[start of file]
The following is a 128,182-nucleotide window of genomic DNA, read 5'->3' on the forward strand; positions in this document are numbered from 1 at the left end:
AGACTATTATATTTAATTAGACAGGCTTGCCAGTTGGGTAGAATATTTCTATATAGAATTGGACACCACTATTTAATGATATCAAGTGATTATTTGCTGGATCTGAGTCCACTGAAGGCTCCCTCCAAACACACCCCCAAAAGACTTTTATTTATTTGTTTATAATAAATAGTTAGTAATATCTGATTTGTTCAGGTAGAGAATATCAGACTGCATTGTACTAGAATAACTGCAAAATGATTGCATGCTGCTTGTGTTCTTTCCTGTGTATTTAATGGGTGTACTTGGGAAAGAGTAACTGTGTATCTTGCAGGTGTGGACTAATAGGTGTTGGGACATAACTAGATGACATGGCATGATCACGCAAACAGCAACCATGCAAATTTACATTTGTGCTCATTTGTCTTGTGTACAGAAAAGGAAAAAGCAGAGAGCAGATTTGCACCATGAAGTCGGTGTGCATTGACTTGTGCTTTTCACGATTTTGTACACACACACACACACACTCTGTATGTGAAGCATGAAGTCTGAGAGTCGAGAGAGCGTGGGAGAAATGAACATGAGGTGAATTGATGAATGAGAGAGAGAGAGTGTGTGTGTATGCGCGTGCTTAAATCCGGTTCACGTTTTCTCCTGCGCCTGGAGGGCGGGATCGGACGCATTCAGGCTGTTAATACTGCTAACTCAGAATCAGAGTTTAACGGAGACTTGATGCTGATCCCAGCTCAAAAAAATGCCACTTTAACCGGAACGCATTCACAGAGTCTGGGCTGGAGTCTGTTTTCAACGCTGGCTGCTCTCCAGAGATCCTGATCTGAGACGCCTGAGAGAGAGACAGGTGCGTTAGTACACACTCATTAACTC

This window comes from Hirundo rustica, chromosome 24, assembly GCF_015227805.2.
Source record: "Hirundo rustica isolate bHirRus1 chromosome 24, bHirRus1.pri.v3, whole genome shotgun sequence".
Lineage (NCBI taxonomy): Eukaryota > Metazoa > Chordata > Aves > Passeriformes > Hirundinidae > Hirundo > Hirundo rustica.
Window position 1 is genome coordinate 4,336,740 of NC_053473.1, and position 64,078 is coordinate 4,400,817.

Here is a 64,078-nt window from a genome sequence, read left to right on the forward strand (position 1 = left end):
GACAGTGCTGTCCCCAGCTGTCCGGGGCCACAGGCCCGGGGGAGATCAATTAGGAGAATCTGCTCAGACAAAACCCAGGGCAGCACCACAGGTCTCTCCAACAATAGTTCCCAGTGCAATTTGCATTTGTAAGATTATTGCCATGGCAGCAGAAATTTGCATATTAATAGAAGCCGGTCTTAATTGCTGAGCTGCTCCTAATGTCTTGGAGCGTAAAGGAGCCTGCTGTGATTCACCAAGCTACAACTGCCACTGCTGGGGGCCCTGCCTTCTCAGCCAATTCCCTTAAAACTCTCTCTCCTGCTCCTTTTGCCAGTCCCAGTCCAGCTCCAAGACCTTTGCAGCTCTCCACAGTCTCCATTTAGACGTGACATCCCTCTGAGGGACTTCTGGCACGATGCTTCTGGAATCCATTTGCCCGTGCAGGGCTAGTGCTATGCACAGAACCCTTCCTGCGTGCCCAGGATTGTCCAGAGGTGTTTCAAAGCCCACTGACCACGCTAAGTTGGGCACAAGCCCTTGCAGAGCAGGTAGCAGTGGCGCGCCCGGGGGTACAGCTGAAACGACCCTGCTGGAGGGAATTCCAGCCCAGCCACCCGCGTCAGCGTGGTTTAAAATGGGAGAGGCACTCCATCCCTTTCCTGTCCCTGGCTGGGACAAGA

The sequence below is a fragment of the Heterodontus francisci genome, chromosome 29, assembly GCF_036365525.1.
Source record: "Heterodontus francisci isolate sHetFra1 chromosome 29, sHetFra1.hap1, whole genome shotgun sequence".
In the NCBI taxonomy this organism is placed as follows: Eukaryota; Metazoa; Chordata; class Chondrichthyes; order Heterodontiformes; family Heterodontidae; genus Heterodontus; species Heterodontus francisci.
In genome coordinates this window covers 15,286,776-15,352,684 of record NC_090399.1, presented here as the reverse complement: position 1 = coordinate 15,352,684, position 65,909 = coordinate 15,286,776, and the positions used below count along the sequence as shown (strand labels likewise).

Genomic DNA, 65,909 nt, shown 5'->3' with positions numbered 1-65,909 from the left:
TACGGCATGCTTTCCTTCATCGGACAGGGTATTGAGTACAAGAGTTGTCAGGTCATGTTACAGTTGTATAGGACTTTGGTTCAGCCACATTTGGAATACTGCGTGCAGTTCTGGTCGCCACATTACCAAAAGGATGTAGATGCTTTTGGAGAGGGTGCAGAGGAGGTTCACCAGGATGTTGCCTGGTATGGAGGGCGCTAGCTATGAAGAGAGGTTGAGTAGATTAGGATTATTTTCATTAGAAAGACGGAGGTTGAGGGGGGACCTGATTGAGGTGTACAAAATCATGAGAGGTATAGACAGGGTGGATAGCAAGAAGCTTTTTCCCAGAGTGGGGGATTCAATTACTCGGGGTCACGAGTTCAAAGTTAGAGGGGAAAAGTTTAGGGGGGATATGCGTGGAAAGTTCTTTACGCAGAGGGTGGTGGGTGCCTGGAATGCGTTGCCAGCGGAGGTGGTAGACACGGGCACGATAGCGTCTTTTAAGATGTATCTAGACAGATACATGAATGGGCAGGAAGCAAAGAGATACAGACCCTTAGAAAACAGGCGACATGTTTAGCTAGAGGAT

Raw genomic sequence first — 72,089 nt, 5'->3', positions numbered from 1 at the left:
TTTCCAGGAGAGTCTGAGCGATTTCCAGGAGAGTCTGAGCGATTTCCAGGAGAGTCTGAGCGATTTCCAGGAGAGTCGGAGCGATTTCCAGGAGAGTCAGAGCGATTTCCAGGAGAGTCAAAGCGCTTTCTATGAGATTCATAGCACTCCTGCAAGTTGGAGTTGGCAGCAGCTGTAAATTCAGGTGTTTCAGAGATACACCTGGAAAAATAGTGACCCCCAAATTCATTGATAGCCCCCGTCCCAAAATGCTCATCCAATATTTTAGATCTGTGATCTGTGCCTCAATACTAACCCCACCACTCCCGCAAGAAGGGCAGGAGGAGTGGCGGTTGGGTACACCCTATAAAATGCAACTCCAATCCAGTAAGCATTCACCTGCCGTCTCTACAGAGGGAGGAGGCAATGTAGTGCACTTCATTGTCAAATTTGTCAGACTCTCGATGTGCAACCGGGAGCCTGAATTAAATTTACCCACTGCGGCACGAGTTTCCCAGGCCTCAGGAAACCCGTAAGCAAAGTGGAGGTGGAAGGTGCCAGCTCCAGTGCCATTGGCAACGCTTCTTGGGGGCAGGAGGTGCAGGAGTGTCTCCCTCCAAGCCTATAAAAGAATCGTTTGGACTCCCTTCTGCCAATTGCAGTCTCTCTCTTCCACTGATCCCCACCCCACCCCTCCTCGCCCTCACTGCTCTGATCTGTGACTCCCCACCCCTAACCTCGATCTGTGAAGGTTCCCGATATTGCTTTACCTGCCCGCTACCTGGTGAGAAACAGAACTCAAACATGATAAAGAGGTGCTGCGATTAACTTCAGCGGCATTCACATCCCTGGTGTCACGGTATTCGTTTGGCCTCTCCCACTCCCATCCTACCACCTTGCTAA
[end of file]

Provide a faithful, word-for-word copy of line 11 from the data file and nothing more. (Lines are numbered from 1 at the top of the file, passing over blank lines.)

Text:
In the NCBI taxonomy this organism is placed as follows: Eukaryota; Metazoa; Chordata; class Chondrichthyes; order Heterodontiformes; family Heterodontidae; genus Heterodontus; species Heterodontus francisci.